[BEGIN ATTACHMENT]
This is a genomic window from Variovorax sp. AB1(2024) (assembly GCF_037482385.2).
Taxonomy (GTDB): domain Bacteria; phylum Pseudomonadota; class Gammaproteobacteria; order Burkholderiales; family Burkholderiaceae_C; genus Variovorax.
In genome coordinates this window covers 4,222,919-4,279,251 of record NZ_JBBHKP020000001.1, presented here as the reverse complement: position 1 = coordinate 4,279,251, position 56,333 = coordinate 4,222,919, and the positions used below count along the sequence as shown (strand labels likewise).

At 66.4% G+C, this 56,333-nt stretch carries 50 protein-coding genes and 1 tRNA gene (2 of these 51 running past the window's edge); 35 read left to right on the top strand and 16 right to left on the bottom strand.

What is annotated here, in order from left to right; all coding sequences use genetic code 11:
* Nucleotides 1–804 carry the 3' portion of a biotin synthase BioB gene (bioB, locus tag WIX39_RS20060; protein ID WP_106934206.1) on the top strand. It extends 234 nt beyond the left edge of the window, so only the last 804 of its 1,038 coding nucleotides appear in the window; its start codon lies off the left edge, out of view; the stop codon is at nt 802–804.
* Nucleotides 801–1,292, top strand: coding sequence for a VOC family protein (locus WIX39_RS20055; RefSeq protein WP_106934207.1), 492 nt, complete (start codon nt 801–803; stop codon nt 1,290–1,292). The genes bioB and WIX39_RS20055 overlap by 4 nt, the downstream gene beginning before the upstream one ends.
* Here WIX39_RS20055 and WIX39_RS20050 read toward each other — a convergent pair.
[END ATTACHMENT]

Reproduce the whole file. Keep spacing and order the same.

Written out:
This is a genomic window from Variovorax sp. AB1(2024) (assembly GCF_037482385.2).
Taxonomy (GTDB): domain Bacteria; phylum Pseudomonadota; class Gammaproteobacteria; order Burkholderiales; family Burkholderiaceae_C; genus Variovorax.
In genome coordinates this window covers 4,222,919-4,279,251 of record NZ_JBBHKP020000001.1, presented here as the reverse complement: position 1 = coordinate 4,279,251, position 56,333 = coordinate 4,222,919, and the positions used below count along the sequence as shown (strand labels likewise).

At 66.4% G+C, this 56,333-nt stretch carries 50 protein-coding genes and 1 tRNA gene (2 of these 51 running past the window's edge); 35 read left to right on the top strand and 16 right to left on the bottom strand.

What is annotated here, in order from left to right; all coding sequences use genetic code 11:
* Nucleotides 1–804 carry the 3' portion of a biotin synthase BioB gene (bioB, locus tag WIX39_RS20060; protein ID WP_106934206.1) on the top strand. It extends 234 nt beyond the left edge of the window, so only the last 804 of its 1,038 coding nucleotides appear in the window; its start codon lies off the left edge, out of view; the stop codon is at nt 802–804.
* Nucleotides 801–1,292, top strand: coding sequence for a VOC family protein (locus WIX39_RS20055; RefSeq protein WP_106934207.1), 492 nt, complete (start codon nt 801–803; stop codon nt 1,290–1,292). The genes bioB and WIX39_RS20055 overlap by 4 nt, the downstream gene beginning before the upstream one ends.
* Here WIX39_RS20055 and WIX39_RS20050 read toward each other — a convergent pair.